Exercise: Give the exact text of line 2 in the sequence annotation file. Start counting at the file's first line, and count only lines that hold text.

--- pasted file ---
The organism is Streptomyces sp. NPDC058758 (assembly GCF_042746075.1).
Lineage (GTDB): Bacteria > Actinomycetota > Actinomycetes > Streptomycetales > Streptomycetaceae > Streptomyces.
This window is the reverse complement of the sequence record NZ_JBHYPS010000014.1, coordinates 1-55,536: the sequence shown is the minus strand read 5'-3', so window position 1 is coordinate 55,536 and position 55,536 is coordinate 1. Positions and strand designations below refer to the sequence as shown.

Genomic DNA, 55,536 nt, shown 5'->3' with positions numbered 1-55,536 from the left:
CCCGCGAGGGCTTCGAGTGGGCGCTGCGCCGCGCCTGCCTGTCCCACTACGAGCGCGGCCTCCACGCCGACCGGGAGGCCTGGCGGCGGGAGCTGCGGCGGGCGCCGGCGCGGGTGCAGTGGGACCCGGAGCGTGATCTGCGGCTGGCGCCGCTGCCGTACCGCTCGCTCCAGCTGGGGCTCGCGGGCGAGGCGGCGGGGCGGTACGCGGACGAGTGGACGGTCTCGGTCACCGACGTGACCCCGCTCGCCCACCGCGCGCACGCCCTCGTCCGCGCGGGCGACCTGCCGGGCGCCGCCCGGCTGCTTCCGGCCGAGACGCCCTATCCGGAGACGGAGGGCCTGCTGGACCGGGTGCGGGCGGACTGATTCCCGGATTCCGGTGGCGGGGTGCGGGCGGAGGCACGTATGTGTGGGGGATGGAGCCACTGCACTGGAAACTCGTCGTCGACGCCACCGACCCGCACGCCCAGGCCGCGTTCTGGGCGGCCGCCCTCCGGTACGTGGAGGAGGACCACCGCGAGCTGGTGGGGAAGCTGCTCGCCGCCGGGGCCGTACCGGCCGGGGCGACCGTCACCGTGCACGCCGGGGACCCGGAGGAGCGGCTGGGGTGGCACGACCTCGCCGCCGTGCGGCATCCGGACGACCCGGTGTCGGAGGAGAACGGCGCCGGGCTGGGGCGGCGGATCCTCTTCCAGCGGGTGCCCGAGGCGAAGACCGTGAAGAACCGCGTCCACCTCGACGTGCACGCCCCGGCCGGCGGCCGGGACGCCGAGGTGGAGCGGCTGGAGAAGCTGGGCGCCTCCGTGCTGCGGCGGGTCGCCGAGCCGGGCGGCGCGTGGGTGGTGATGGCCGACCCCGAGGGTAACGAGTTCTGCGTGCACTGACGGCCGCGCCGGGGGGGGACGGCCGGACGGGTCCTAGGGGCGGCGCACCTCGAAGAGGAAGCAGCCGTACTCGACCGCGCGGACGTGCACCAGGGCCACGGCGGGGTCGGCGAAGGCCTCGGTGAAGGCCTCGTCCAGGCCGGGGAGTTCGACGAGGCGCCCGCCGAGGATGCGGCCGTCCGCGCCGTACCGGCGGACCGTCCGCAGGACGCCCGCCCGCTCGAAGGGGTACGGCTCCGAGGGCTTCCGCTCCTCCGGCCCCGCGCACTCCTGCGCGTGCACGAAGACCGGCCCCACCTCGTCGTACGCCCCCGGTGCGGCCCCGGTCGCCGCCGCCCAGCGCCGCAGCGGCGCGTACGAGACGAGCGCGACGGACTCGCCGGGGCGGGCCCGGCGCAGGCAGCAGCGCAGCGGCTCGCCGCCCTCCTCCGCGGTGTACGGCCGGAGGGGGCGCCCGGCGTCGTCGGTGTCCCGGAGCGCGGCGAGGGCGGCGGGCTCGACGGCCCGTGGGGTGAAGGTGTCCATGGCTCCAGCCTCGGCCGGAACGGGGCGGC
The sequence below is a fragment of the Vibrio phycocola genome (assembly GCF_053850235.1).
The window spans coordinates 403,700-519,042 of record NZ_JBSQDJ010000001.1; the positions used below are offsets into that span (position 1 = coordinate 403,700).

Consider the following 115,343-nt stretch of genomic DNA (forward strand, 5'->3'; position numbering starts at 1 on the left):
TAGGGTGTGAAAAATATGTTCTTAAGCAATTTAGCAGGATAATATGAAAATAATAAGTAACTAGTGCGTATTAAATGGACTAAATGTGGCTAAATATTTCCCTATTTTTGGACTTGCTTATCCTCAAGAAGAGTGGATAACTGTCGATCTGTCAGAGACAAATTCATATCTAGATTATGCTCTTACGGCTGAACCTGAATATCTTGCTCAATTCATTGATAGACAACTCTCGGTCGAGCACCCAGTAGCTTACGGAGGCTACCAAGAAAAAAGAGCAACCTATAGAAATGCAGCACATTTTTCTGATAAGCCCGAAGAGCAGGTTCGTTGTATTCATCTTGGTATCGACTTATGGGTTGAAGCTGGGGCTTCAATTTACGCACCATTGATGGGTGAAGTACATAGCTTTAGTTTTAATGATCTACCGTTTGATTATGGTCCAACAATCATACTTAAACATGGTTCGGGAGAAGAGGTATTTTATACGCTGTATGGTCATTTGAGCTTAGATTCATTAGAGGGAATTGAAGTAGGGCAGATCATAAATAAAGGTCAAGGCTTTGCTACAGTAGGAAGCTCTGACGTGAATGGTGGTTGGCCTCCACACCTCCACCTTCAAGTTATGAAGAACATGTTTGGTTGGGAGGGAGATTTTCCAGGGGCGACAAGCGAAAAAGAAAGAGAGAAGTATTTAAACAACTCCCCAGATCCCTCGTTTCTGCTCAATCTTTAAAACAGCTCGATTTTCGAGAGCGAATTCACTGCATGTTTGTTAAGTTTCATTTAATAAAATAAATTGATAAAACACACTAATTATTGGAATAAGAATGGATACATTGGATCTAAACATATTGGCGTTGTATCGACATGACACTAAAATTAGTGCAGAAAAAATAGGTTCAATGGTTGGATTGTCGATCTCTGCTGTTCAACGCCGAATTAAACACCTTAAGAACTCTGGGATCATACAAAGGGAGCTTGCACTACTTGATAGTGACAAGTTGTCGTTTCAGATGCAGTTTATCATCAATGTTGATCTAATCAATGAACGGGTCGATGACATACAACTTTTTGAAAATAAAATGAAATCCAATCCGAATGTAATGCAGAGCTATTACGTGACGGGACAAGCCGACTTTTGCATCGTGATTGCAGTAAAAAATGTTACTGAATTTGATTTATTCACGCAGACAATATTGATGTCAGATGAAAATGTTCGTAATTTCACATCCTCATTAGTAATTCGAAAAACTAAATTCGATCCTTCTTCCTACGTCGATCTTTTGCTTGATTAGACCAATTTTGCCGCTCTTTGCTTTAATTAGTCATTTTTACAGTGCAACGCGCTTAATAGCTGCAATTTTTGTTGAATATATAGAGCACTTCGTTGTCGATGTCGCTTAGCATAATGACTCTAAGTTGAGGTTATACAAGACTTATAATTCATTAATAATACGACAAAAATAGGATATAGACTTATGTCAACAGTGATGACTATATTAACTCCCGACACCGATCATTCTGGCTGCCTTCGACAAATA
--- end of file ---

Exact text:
Lineage (GTDB): Bacteria > Actinomycetota > Actinomycetes > Streptomycetales > Streptomycetaceae > Streptomyces.